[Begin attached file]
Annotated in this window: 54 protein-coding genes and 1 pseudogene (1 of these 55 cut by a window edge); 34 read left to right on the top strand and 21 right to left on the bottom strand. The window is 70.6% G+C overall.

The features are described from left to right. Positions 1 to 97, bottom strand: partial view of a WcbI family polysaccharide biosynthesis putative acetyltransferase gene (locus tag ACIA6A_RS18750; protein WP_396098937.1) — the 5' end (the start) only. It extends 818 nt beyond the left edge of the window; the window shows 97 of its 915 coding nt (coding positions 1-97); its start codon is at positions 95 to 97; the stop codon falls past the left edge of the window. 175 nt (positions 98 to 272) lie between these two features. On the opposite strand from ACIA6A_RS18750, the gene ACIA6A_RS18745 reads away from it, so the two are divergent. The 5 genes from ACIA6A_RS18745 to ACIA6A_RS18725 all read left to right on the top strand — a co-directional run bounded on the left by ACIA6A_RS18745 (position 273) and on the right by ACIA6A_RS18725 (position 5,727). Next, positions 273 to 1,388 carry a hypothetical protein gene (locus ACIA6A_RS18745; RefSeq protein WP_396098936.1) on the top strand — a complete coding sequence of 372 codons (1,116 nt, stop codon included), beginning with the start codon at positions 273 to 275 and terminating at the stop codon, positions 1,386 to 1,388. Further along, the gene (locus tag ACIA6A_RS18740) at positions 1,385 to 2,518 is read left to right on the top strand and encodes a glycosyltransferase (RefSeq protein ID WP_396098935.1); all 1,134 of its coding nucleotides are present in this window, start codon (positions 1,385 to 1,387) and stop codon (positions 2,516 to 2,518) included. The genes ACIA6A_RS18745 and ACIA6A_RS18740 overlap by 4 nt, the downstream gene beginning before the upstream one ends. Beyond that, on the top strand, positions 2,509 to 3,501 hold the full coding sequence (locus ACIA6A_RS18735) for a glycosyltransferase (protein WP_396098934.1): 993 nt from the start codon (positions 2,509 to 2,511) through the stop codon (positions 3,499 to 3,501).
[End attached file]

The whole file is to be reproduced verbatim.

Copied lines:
Annotated in this window: 54 protein-coding genes and 1 pseudogene (1 of these 55 cut by a window edge); 34 read left to right on the top strand and 21 right to left on the bottom strand. The window is 70.6% G+C overall.

The features are described from left to right. Positions 1 to 97, bottom strand: partial view of a WcbI family polysaccharide biosynthesis putative acetyltransferase gene (locus tag ACIA6A_RS18750; protein WP_396098937.1) — the 5' end (the start) only. It extends 818 nt beyond the left edge of the window; the window shows 97 of its 915 coding nt (coding positions 1-97); its start codon is at positions 95 to 97; the stop codon falls past the left edge of the window. 175 nt (positions 98 to 272) lie between these two features. On the opposite strand from ACIA6A_RS18750, the gene ACIA6A_RS18745 reads away from it, so the two are divergent. The 5 genes from ACIA6A_RS18745 to ACIA6A_RS18725 all read left to right on the top strand — a co-directional run bounded on the left by ACIA6A_RS18745 (position 273) and on the right by ACIA6A_RS18725 (position 5,727). Next, positions 273 to 1,388 carry a hypothetical protein gene (locus ACIA6A_RS18745; RefSeq protein WP_396098936.1) on the top strand — a complete coding sequence of 372 codons (1,116 nt, stop codon included), beginning with the start codon at positions 273 to 275 and terminating at the stop codon, positions 1,386 to 1,388. Further along, the gene (locus tag ACIA6A_RS18740) at positions 1,385 to 2,518 is read left to right on the top strand and encodes a glycosyltransferase (RefSeq protein ID WP_396098935.1); all 1,134 of its coding nucleotides are present in this window, start codon (positions 1,385 to 1,387) and stop codon (positions 2,516 to 2,518) included. The genes ACIA6A_RS18745 and ACIA6A_RS18740 overlap by 4 nt, the downstream gene beginning before the upstream one ends. Beyond that, on the top strand, positions 2,509 to 3,501 hold the full coding sequence (locus ACIA6A_RS18735) for a glycosyltransferase (protein WP_396098934.1): 993 nt from the start codon (positions 2,509 to 2,511) through the stop codon (positions 3,499 to 3,501).